The effectiveness of online teaching & learning of Arabic as a foreign language in Turkish universities. (English)
The effectiveness of teaching and learning Arabic as a foreign language online in Turkish universities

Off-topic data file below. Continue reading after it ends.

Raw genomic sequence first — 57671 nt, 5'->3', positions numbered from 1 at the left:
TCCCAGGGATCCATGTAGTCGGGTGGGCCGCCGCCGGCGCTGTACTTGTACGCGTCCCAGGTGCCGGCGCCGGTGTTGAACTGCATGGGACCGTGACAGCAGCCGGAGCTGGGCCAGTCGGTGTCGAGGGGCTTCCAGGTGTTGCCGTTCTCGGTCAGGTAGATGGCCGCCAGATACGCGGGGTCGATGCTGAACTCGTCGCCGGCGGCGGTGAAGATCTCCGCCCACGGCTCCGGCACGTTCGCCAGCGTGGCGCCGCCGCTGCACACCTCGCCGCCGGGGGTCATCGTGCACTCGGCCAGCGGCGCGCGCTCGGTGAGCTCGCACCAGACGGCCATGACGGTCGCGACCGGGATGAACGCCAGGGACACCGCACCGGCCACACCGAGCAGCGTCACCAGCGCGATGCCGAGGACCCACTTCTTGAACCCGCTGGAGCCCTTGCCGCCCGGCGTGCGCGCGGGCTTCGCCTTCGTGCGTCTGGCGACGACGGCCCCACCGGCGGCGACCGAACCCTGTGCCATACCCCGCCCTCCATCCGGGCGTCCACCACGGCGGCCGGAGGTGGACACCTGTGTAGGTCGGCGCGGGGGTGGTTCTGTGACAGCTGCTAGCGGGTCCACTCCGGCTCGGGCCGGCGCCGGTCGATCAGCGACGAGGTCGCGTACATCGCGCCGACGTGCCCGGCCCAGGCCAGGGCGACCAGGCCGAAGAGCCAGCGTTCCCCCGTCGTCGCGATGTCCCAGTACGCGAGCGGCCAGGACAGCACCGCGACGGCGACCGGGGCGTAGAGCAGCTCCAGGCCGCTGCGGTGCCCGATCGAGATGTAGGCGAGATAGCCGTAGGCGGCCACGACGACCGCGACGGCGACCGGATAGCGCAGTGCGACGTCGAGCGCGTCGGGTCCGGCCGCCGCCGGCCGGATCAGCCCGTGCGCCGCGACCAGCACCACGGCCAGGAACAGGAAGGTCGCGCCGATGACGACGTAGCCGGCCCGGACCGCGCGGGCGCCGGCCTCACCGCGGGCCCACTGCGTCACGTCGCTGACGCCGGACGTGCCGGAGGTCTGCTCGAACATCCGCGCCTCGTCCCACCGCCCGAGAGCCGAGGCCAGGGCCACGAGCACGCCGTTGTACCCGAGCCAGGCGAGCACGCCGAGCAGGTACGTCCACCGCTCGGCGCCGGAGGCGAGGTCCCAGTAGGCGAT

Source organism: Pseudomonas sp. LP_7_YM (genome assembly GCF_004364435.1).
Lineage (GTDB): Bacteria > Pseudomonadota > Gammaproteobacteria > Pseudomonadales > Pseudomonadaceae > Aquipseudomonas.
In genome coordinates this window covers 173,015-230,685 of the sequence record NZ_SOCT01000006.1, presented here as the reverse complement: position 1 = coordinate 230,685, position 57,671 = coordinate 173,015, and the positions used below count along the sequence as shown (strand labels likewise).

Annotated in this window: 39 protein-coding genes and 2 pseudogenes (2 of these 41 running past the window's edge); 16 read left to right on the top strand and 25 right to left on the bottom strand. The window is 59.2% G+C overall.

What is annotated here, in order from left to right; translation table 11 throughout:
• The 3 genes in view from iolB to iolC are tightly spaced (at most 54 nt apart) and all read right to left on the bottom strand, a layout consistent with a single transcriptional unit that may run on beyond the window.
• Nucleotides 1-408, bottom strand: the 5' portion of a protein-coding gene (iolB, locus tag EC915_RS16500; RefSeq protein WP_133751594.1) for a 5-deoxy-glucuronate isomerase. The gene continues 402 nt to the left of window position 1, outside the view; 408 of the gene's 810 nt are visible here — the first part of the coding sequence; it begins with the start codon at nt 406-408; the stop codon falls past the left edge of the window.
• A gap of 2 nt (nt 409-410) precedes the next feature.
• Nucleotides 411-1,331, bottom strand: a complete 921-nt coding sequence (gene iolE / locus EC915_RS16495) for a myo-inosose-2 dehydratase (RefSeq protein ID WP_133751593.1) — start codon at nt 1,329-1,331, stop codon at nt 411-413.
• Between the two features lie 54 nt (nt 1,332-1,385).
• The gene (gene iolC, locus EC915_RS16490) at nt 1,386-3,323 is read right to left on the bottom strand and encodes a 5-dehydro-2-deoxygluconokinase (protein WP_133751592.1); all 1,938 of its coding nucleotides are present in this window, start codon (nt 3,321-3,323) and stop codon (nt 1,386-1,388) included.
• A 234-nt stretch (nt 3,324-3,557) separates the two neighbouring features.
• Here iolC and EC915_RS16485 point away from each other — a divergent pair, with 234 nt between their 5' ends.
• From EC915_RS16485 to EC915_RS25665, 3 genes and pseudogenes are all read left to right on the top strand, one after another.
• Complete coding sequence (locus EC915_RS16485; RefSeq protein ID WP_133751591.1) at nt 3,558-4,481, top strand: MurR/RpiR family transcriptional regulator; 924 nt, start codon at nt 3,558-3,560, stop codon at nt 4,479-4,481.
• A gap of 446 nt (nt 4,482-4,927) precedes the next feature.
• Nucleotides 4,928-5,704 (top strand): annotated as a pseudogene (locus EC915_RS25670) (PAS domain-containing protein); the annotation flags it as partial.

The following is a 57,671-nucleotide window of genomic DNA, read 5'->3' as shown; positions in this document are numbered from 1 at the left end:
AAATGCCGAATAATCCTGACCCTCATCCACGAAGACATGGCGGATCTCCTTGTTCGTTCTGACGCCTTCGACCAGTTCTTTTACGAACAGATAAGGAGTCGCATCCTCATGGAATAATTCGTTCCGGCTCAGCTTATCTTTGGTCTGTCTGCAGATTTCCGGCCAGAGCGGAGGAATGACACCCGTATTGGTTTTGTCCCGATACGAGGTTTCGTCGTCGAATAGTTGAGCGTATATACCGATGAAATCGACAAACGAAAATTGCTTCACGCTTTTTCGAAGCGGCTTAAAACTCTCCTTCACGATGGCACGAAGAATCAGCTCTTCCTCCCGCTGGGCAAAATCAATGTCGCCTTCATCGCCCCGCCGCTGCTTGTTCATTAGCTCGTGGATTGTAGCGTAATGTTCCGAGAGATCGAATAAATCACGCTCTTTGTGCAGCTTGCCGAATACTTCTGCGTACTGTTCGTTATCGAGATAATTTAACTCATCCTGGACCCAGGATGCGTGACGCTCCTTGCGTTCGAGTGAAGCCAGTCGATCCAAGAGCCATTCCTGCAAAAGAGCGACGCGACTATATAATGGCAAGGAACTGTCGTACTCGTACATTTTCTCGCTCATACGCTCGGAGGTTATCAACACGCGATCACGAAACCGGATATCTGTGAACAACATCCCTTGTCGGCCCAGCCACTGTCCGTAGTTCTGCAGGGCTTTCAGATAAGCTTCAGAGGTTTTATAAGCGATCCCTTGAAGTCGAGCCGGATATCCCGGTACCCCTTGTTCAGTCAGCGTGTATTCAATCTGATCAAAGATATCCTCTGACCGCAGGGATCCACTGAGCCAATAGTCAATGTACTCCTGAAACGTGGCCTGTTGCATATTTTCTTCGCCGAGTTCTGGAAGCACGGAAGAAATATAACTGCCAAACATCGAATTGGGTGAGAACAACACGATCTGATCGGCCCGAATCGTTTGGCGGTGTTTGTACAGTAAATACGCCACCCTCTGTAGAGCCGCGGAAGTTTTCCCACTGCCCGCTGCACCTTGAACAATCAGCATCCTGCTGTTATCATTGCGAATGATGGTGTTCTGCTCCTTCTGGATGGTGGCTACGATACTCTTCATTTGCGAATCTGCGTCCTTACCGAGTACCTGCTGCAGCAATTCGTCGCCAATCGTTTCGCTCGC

Due to the Covid-19 pandemic, online teaching and learning methods were adopted by educational institutions worldwide, to continue meeting students’ needs. However, with Arabic less commonly taught as a foreign language, there were few existing programmes supporting the online teaching of Arabic. This study aimed to understand both teachers’ and learners’ perceptions (good and bad) involved in online Arabic language classes introduced by two provincial universities in Turkey as a result of the pandemic, as well as looking at the extent to which virtual learning had enhanced learner autonomy. Data was collected through semi-structured online interviews with Arabic language students and teachers, with findings suggesting that although online education promoted a degree of learner autonomy, it was seen primarily as a complement to face-to-face teaching rather than as a replacement. The study also revealed the difficulties of this propelled online transition for which neither university was prepared, lacking technical expertise, well-developed online platforms, and inexperienced staff relative to both technical and online teaching skills. Students in rural areas also lacked the necessary equipment, stable connections, and spaces in which to study. Findings also revealed the important role of social media in preparing and familiarising students with the online world and building up their ‘research’ autonomy, the need for training and for the development of online curricula. Pedagogical implications and recommendations for language teachers, and universities and their policymakers are discussed.